Sugar-sweetened beverages have zero nutritional benefits and they are the greatest provider of calories in the American diet. But these drinks don’t just provide empty calories: They have little effect impact on satisfying hunger, so people can consume large quantities without reducing appetite.
Additionally, soda, juice, and other sugary beverages appear to be a primary cause of the high rates of diabetes and non-alcoholic liver disease that are appearing in people of all ages. There’s a reason that cities are attempting to ban these drinks: They are killing people and removing them from your diet is a must.
Day 11: Include protein at lunch and dinner. It’s time to shift from planning meals around carbs (pasta, sandwich, pizza, granola bar, crackers, etc.) to making whole protein the center of your plate by choosing  meat, fish, eggs, Greek yogurt, dairy, beans, lentils, and nuts. 
Protein is a godsend if you want to optimize body composition and feel motivated: The body prefers to use it to build muscle rather than store it as fat, and it improves chemical transmitters in the brain involved in cognition and energy. This helps you stay on point with your eating and it sustains motivation to reach other goals.
Additionally, protein is satiating and improves your hormonal response to a meal, helping to manage blood sugar and insulin so you avoid cravings for sugar.
One important point when it comes to protein: Choose real proteins rather than foods with protein added: Say “yes” to chicken, turkey, steak, fish filets, legumes, and minimally processed dairy, and “no” to cereal, protein bars, protein-added yogurt, bread, crackers, and so on.
Day 12: Start training with weight. Gym workouts in which you do squats, presses, rows, and deadlifts are an excellent place to start because they use big muscle groups and will get you strong and lean fast.
If you haven’t joined a gym yet, you can stick with your body weight exercises but find a way to load them. Challenge yourself by holding a gallon jug of water when doing squats, lunges, and step-ups. Increase the incline on your push-ups and add incline rows, either at a local park or with a TRX. Consider buying some resistance bands or checking out your gym options.
If you’re already hitting the gym, make sure your workouts are designed around big muscle exercises and your training scheme fits your goals. For strength and performance goals, go heavy with lower volume (3 to 8 reps for 4 to 6 sets). For body composition goals, weights should be challenging but your volume should be high (8 to 15 reps for 3 to 5 sets).
Day 13: Pick a set bedtime. Establishing a reliable bedtime takes advantage of your body’s natural circadian rhythm and sets your hormonal system up to help you make good dietary and exercise choices each day.
Many people procrastinate bedtime, doing one more chore, staying up to watch a show, or piddling around the house until the wee hours of the morning. Instead of leaving bedtime up to whenever you are so exhausted you can’t keep your eyeballs open, it’s time to create some structure and get your body on a reliable schedule.
Figuring out how much sleep you need is an individual thing: Some people thrive on 5 hours, but most people will function best on more than 8. This might sound like a pipe dream, but research shows the benefits of sufficient sleep are powerful and pay off in terms of better physical and mental performance. The key is to make sleep a priority and get the zzzs what sets you up for success.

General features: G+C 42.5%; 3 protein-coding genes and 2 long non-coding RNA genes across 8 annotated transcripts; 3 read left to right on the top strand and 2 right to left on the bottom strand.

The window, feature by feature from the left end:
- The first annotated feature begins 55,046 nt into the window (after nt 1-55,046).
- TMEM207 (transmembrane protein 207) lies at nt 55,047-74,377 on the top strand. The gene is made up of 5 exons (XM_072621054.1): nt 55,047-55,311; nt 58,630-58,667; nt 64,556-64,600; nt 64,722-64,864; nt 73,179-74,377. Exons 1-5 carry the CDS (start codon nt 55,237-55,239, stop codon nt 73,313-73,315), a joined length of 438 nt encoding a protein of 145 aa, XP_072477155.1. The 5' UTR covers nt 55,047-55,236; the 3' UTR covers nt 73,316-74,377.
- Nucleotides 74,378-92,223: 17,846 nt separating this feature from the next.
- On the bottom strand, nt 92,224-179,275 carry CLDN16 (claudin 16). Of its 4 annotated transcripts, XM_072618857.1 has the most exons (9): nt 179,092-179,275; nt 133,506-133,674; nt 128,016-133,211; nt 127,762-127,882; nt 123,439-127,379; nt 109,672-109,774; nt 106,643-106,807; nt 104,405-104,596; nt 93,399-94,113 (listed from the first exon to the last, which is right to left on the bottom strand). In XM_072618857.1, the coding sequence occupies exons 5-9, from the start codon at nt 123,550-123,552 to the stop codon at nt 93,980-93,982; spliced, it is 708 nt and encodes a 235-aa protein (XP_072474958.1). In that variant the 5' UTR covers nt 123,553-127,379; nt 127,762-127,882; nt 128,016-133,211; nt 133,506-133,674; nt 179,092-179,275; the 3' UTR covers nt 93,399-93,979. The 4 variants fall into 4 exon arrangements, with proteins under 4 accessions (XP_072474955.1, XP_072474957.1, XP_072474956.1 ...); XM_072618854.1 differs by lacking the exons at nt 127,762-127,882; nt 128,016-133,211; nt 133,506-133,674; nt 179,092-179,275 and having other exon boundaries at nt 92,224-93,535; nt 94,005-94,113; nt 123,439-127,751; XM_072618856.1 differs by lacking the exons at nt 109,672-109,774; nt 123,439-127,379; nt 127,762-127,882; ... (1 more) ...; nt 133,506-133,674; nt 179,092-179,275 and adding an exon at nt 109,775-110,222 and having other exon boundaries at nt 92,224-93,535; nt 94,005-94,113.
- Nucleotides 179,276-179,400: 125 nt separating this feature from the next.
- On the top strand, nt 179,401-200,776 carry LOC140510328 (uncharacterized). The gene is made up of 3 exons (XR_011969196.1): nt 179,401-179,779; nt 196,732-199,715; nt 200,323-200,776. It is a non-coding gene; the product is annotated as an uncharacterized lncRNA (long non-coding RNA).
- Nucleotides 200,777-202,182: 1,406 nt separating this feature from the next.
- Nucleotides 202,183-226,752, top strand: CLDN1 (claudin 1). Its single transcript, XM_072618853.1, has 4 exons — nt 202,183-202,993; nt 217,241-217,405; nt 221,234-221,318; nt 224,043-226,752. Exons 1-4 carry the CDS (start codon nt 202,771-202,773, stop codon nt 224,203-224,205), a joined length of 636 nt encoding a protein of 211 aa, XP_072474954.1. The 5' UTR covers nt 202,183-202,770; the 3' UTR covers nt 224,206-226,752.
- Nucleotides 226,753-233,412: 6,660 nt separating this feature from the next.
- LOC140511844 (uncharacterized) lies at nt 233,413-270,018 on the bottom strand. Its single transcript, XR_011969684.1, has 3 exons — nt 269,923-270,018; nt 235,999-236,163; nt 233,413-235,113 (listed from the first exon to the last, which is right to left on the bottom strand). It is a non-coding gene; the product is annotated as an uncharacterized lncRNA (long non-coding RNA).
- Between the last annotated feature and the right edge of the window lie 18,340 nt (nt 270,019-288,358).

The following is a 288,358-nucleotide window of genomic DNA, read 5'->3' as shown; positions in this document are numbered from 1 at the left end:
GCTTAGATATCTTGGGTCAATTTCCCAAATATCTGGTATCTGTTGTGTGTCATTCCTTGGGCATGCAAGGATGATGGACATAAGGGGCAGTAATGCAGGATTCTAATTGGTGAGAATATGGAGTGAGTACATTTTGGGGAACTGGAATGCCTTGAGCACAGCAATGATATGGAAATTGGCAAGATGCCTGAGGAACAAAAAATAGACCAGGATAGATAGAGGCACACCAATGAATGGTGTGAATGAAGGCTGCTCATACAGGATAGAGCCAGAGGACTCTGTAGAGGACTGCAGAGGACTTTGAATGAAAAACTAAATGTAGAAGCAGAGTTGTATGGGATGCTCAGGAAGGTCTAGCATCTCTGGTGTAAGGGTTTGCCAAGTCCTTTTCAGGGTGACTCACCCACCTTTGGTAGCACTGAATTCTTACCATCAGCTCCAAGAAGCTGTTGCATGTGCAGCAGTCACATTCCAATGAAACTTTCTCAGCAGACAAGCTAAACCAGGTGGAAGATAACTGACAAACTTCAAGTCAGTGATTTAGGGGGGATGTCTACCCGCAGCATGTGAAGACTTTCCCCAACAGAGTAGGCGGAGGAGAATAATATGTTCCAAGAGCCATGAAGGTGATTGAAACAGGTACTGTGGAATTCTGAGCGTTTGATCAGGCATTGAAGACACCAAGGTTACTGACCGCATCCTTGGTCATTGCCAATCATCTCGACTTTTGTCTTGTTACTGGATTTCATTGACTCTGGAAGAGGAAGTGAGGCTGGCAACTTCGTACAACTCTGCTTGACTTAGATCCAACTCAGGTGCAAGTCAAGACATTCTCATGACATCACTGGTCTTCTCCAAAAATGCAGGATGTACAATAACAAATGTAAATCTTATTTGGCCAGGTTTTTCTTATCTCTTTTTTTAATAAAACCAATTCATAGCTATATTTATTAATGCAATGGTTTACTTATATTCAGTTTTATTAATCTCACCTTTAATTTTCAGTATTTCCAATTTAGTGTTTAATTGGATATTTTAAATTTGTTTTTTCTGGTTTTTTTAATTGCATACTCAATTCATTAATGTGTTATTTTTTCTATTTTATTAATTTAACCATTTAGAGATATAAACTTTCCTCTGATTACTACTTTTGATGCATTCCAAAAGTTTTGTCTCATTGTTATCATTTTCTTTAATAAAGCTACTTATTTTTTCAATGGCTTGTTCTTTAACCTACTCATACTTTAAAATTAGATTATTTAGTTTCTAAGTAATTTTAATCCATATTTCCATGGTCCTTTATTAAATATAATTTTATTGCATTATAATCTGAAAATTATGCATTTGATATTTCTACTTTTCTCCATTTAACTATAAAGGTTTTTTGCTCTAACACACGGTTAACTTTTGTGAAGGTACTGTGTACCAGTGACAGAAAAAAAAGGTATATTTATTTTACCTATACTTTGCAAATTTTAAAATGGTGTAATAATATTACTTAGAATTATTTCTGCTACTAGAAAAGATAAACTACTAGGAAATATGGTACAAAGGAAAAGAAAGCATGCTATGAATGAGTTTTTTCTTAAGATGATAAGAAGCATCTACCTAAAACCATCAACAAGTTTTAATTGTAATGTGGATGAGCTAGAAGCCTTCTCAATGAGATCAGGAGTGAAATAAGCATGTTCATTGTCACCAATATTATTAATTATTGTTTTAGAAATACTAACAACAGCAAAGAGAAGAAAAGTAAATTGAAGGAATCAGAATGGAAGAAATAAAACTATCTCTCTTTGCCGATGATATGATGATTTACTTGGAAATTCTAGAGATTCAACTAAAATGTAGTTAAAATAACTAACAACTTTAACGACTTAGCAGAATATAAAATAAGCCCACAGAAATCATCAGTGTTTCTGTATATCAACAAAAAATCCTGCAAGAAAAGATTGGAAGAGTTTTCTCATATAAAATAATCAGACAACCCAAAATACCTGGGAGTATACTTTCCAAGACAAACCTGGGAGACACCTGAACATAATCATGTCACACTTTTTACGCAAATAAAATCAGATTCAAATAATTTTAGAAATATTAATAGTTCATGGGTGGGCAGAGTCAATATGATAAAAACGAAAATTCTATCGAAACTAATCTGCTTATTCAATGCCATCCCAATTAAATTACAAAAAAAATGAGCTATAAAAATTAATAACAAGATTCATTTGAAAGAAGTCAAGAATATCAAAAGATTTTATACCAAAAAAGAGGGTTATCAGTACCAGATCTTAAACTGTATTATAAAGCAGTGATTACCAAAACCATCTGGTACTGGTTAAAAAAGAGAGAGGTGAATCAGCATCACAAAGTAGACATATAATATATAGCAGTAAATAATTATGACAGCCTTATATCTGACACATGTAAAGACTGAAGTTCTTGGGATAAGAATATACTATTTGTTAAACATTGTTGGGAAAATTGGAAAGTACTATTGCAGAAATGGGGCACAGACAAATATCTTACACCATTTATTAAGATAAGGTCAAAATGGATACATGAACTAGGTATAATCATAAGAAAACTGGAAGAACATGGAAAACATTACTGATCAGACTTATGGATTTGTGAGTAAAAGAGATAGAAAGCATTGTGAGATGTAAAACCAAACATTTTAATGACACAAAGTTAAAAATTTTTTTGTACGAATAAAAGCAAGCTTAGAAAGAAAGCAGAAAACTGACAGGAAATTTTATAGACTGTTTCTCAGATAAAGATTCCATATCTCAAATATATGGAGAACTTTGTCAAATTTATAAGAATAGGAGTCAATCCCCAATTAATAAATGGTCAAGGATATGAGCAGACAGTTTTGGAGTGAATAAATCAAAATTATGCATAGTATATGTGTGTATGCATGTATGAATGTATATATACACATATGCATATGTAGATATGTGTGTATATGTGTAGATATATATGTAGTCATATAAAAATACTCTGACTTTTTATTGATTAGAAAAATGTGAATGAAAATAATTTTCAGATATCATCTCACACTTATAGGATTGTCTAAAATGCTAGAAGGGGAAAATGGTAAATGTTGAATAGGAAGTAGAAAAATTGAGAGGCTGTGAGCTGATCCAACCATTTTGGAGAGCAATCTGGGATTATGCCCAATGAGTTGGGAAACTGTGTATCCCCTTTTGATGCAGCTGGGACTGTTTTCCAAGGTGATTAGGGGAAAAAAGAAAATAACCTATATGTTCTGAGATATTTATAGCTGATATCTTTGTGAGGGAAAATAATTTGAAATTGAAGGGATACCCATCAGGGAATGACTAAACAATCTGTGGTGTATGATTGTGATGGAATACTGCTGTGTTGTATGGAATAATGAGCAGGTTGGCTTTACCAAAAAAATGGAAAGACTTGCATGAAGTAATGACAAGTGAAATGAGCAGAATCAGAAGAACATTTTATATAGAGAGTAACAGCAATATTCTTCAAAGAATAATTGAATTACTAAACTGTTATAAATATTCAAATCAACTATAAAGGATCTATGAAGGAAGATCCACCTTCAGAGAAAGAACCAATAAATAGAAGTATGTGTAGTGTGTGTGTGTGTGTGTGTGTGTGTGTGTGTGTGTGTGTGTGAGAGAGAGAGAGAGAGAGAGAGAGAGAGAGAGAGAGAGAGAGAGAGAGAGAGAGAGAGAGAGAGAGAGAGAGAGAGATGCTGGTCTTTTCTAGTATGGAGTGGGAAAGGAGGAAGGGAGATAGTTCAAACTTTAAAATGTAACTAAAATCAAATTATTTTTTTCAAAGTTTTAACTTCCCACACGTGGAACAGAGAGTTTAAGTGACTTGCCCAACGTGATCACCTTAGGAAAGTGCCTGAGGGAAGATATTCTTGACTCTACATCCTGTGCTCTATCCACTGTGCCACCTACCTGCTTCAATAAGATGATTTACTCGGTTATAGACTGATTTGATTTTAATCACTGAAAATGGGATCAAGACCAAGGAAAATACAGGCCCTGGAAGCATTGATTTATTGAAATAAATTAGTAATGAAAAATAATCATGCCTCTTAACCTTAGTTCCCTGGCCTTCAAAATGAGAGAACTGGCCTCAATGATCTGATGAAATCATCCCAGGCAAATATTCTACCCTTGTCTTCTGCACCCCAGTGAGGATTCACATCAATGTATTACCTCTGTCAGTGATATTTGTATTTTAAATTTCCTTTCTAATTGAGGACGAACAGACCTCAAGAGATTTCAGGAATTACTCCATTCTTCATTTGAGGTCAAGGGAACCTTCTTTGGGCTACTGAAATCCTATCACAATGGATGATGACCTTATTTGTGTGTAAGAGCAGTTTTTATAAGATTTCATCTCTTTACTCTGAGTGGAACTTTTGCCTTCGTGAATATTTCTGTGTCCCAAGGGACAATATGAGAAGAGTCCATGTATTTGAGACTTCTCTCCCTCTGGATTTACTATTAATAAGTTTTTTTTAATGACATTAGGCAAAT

Day 14: Walk more—shooting for 500 steps 3 to 6 times a day. Getting active during the day revs up more than calorie expenditure: It stimulates bone and muscle building, aids circulation and heart function, and protects your metabolism.
Time to get a step tracker so that you can get a handle on your daily step counts. Your ultimate goal is going to be 10,000 steps a day but people who are largely sedentary need to work up to that volume slowly. A realistic way to do it is to start by incorporating short, 500-step walks throughout the day.
Start with a walk after each meal. Then add one at mid-morning and mid-afternoon. After work is another perfect time to get some steps in because it lets you shake off the rigors of the day and transition into relaxation mode so that you can be fully present with family or friends in the evening instead of zoning out on the couch.
Day 15: Always eat vegetables with protein. A little known fact is that protein is somewhat inflammatory. But eating protein with a variety of veggies provides antioxidants that allow the body to eliminate free radicals that cause inflammation.
Vegetables are a godsend for anyone trying to lose body fat because they are packed with nutrients and water, contain loads of indigestible fiber that improves reduces hunger, and are very low in calories so you can eat as much of them as you want.
In addition to a green salad, try sautéed greens (collards, spinach, chard, kale, broccoli), or steamed cauliflower, yellow squash, and green beans. Season veggies with olive oil or cook them in coconut oil with fresh herbs and spices for flavor and variety.
Day 16: Get more omega-3 fats in your diet by eating fish at least once a week. Salmon, sardines, and mackerel are good choices. Other good sources of omega-3 include pasture-raised meat and dairy, wild meats, nuts  (walnuts), seeds (hemp and chia), and cold pressed oils.